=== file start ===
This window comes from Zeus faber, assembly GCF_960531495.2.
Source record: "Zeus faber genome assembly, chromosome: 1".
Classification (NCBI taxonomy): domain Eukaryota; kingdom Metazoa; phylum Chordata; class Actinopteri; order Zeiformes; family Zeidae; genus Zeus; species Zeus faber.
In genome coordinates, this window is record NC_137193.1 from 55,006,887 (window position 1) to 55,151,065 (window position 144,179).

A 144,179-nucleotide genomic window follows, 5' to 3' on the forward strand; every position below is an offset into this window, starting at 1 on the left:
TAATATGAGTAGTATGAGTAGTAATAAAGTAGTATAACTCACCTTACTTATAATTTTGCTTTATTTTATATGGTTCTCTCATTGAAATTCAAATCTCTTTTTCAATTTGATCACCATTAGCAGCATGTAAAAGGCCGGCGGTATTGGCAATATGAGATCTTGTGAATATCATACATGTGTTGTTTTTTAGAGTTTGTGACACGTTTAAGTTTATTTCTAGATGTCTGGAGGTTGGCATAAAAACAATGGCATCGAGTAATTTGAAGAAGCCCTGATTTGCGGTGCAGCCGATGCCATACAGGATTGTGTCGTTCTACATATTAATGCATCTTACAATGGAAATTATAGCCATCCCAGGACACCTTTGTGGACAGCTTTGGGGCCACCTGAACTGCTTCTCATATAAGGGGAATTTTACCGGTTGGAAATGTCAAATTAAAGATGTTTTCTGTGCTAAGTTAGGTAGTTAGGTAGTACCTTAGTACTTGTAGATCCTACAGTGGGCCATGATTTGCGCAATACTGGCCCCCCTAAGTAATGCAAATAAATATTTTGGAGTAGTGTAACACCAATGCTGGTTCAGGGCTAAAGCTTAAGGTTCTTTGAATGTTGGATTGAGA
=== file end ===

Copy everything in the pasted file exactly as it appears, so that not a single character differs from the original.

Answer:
This window comes from Zeus faber, assembly GCF_960531495.2.
Source record: "Zeus faber genome assembly, chromosome: 1".
Classification (NCBI taxonomy): domain Eukaryota; kingdom Metazoa; phylum Chordata; class Actinopteri; order Zeiformes; family Zeidae; genus Zeus; species Zeus faber.
In genome coordinates, this window is record NC_137193.1 from 55,006,887 (window position 1) to 55,151,065 (window position 144,179).

A 144,179-nucleotide genomic window follows, 5' to 3' on the forward strand; every position below is an offset into this window, starting at 1 on the left:
TAATATGAGTAGTATGAGTAGTAATAAAGTAGTATAACTCACCTTACTTATAATTTTGCTTTATTTTATATGGTTCTCTCATTGAAATTCAAATCTCTTTTTCAATTTGATCACCATTAGCAGCATGTAAAAGGCCGGCGGTATTGGCAATATGAGATCTTGTGAATATCATACATGTGTTGTTTTTTAGAGTTTGTGACACGTTTAAGTTTATTTCTAGATGTCTGGAGGTTGGCATAAAAACAATGGCATCGAGTAATTTGAAGAAGCCCTGATTTGCGGTGCAGCCGATGCCATACAGGATTGTGTCGTTCTACATATTAATGCATCTTACAATGGAAATTATAGCCATCCCAGGACACCTTTGTGGACAGCTTTGGGGCCACCTGAACTGCTTCTCATATAAGGGGAATTTTACCGGTTGGAAATGTCAAATTAAAGATGTTTTCTGTGCTAAGTTAGGTAGTTAGGTAGTACCTTAGTACTTGTAGATCCTACAGTGGGCCATGATTTGCGCAATACTGGCCCCCCTAAGTAATGCAAATAAATATTTTGGAGTAGTGTAACACCAATGCTGGTTCAGGGCTAAAGCTTAAGGTTCTTTGAATGTTGGATTGAGA